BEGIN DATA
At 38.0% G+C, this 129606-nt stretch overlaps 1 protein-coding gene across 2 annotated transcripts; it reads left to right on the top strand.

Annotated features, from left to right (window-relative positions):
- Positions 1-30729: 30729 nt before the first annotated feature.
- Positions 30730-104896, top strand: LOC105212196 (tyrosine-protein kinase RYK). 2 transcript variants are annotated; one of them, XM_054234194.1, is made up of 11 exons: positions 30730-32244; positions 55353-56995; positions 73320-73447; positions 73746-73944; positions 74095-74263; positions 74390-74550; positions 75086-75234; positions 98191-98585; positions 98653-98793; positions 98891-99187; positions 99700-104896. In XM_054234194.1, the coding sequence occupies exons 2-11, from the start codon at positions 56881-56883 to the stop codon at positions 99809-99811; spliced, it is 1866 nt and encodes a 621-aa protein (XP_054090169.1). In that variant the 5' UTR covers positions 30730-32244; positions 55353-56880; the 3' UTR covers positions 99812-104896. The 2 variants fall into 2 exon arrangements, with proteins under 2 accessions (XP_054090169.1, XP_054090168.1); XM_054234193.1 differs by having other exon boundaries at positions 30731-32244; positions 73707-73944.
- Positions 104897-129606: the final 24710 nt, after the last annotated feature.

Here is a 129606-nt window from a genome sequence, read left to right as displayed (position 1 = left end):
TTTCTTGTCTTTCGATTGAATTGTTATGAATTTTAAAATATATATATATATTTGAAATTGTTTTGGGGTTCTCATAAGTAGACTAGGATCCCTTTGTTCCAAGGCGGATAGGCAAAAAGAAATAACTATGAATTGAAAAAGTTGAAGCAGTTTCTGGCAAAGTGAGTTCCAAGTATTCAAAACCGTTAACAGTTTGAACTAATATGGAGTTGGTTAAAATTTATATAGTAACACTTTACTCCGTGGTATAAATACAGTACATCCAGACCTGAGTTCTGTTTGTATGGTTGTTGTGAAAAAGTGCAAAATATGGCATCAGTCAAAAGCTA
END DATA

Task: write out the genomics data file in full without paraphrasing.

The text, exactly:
At 38.0% G+C, this 129606-nt stretch overlaps 1 protein-coding gene across 2 annotated transcripts; it reads left to right on the top strand.

Annotated features, from left to right (window-relative positions):
- Positions 1-30729: 30729 nt before the first annotated feature.
- Positions 30730-104896, top strand: LOC105212196 (tyrosine-protein kinase RYK). 2 transcript variants are annotated; one of them, XM_054234194.1, is made up of 11 exons: positions 30730-32244; positions 55353-56995; positions 73320-73447; positions 73746-73944; positions 74095-74263; positions 74390-74550; positions 75086-75234; positions 98191-98585; positions 98653-98793; positions 98891-99187; positions 99700-104896. In XM_054234194.1, the coding sequence occupies exons 2-11, from the start codon at positions 56881-56883 to the stop codon at positions 99809-99811; spliced, it is 1866 nt and encodes a 621-aa protein (XP_054090169.1). In that variant the 5' UTR covers positions 30730-32244; positions 55353-56880; the 3' UTR covers positions 99812-104896. The 2 variants fall into 2 exon arrangements, with proteins under 2 accessions (XP_054090169.1, XP_054090168.1); XM_054234193.1 differs by having other exon boundaries at positions 30731-32244; positions 73707-73944.
- Positions 104897-129606: the final 24710 nt, after the last annotated feature.

Here is a 129606-nt window from a genome sequence, read left to right as displayed (position 1 = left end):
TTTCTTGTCTTTCGATTGAATTGTTATGAATTTTAAAATATATATATATATTTGAAATTGTTTTGGGGTTCTCATAAGTAGACTAGGATCCCTTTGTTCCAAGGCGGATAGGCAAAAAGAAATAACTATGAATTGAAAAAGTTGAAGCAGTTTCTGGCAAAGTGAGTTCCAAGTATTCAAAACCGTTAACAGTTTGAACTAATATGGAGTTGGTTAAAATTTATATAGTAACACTTTACTCCGTGGTATAAATACAGTACATCCAGACCTGAGTTCTGTTTGTATGGTTGTTGTGAAAAAGTGCAAAATATGGCATCAGTCAAAAGCTA